Nikki Haley seeks to dial back expectations heading into Super Tuesday: From the Politics Desk


Welcome to the online version of From the Politics Desk, an evening newsletter that brings you the NBC News Politics team’s latest reporting and analysis from the campaign trail, the White House and Capitol Hill.

In today’s edition, “Meet the Press” moderator Kristen Welker interviews Nikki Haley ahead of a critical round of GOP contests on Super Tuesday. Plus, senior national politics reporters Jonathan Allen and Matt Dixon profile Donald Trump’s de facto campaign manager, Susie Wiles.

Is Super Tuesday Nikki Haley’s last stand?

By Kristen Welker

Nikki Haley, who has yet to win a Republican nominating contest this year, isn’t predicting any victories on Super Tuesday. Rather, she’s seeking to dial back expectations, telling me that her goal heading into March 5 — the biggest primary day on the 2024 calendar — is a “competitive showing” against front-runner Donald Trump.

“We’re looking at it as we’re hoping for a good, competitive showing,” Haley said Thursday in the first of a two-part interview with the former U.N. ambassador and South Carolina governor.

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That’s a change in the expectation Haley tried to set after her double-digit defeat in New Hampshire, when she said she needed to do better in South Carolina than her 43% showing in the Granite State. She didn’t accomplish that in her home state last Saturday or in Michigan last Tuesday.

And it’s a far cry from saying she’s going to be the Republican presidential nominee.

But Haley’s new goal raises the question: What if she’s not competitive against Trump in the 15 GOP primaries and caucuses on Super Tuesday and she falls even further behind in the delegate count?

Is that the end of her campaign?

Be sure to tune in to “Meet the Press” and NBCNews.com this Sunday for Haley’s answer to that question — and plenty more.

Here are some of the other highlights from my interview with Haley:

  • She said that all of Trump’s legal challenges should be “dealt with” before November: “We need to know what’s going to happen before it — before the presidency happens. Because after that, should he become president, I don’t think any of it’s going to get heard.”

  • She said that Trump shouldn’t be able to claim presidential immunity: “I don’t think that a president should be immune from anything. I think that a president has to live under laws, too. And he’s asking for things that no other president’s ever asked for. So I hope the Supreme Court rules quickly.”

  • She said that she doesn’t know whether Trump would follow the Constitution if elected president again: “I don’t know. I mean, you always want to think someone will, but I don’t know.”

  • And she said that Senate Minority Leader Mitch McConnell should be commended for stepping down from his leadership position at the end of the year: “I wish that our presidential candidates would do the same thing. … The fact that we have two candidates in their 80s blows my mind.”

Meet the operative trying to bring a low-drama approach to the Trump campaign

By Jonathan Allen and Matt Dixon

Susie Wiles is trying to succeed where many before her have failed.

Various Republican operatives have entered the Trump orbit over the years with goals of instilling discipline and order. The former president has burned through no fewer than 10 campaign managers and chiefs of staff.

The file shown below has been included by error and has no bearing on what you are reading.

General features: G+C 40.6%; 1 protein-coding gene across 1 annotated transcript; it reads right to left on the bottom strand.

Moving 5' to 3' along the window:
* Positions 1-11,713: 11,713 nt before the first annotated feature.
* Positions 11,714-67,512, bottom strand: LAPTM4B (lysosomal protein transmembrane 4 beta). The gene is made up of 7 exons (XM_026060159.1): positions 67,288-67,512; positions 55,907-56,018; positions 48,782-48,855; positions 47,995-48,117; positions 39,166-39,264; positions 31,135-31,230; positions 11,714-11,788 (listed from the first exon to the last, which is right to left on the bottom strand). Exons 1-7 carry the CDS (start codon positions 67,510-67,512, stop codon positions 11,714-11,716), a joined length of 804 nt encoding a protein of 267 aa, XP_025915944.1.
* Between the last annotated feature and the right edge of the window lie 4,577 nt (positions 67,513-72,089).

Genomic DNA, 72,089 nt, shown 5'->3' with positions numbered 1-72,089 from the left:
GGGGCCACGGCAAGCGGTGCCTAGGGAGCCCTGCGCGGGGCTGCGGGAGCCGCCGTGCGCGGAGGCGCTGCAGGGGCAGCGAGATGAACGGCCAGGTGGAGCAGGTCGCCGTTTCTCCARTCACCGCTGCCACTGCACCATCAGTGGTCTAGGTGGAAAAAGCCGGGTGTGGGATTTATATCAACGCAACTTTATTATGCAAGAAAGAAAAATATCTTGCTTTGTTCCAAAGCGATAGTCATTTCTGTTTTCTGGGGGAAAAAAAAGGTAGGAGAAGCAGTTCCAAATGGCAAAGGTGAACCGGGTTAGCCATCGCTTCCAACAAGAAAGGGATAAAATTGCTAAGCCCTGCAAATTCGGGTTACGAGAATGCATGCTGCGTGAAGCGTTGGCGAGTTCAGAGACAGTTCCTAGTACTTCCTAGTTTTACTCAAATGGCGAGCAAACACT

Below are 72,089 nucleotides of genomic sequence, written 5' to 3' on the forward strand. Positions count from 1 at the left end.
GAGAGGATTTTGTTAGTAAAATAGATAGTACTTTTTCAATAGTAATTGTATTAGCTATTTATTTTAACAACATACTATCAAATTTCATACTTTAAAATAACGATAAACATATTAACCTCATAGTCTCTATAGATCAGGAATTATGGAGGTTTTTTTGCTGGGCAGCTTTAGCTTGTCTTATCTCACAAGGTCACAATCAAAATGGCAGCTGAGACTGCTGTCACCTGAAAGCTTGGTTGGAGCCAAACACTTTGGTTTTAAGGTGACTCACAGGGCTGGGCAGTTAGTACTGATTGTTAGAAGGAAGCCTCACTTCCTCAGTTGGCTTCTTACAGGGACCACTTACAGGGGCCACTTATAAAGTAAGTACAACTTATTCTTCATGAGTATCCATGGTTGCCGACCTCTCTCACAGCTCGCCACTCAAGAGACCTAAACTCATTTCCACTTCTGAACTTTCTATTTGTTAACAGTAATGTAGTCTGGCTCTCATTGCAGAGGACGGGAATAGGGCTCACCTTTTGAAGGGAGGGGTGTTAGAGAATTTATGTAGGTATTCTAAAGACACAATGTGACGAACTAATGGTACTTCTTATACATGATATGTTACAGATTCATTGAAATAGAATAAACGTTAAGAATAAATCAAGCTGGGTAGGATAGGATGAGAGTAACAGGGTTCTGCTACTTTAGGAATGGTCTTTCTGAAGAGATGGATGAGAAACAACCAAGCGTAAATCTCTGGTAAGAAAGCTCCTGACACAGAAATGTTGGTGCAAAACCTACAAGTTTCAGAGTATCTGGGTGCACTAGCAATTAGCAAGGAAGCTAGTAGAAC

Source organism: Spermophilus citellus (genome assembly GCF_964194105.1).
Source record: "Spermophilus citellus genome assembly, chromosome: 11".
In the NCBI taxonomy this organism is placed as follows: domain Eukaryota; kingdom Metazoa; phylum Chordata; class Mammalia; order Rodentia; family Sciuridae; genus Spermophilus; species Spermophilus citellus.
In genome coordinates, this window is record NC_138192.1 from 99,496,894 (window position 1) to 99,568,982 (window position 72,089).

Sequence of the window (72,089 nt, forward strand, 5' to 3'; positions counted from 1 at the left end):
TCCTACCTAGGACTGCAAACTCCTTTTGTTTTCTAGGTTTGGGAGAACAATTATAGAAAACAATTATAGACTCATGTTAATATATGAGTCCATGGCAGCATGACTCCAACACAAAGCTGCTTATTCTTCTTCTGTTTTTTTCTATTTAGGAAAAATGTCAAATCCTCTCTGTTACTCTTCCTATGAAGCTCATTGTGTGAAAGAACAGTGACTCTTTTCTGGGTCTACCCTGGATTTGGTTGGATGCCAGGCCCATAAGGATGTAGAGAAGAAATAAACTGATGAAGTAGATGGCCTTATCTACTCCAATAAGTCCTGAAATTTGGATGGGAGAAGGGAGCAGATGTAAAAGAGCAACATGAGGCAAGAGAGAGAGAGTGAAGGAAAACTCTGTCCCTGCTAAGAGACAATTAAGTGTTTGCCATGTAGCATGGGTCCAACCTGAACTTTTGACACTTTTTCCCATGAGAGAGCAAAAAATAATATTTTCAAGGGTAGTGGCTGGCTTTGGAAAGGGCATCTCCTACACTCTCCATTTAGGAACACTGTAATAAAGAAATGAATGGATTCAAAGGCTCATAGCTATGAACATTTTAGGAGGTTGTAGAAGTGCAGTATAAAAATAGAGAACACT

Now Wiles is attempting to take a more low-drama approach as Trump’s de facto campaign manager, forged over more than 40 years serving Republicans at every level from mayor to president. She acts as a crucial counterbalance to a volatile candidate who is trying to win the White House while fighting four criminal indictments, according to GOP sources inside and outside Trump’s camp.

If there is a personality trait that links Trump to the soft-spoken, media-shy Wiles, it’s a survive-and-thrive drive: Trump feeds his by disrupting order; Wiles feeds hers by maintaining order. Many Republicans credit Trump’s political comeback, at least in part, to her bringing a new sense of discipline and direction to his campaign.

It’s a partnership that has worked so far, as Trump is cruising to the 2024 GOP presidential nomination. But it’s an open question whether Wiles — or anyone — can keep the Trump train on track all the way through the November election.

His past campaigns and White House teams have been studies in power struggles and personality clashes, both in terms of internal warfare and of outsiders fighting with insiders for Trump’s ear. A diverse array of interests will increasingly jockey for his attention and favor, creating complications for his top aide.

“She sits in a tough chair,” Bill Stepien, who managed Trump’s 2020 campaign, said with knowing sympathy.

In a rare on-the-record interview, Wiles said Trump’s success so far is attributable to precisely one person: “President Trump.”

“He’s now more knowledgeable about what it takes to be president after his first term. He’s more knowledgeable about how to interact with the media. His personnel instincts are, I think, better honed,” Wiles said. “The new skills are inside the package of the same Donald Trump, and I think that’s what’s making the difference this time.”

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That’s all from The Politics Desk for now. If you have feedback — likes or dislikes — email us at politicsnewsletter@nbcuni.com

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This article was originally published on NBCNews.com



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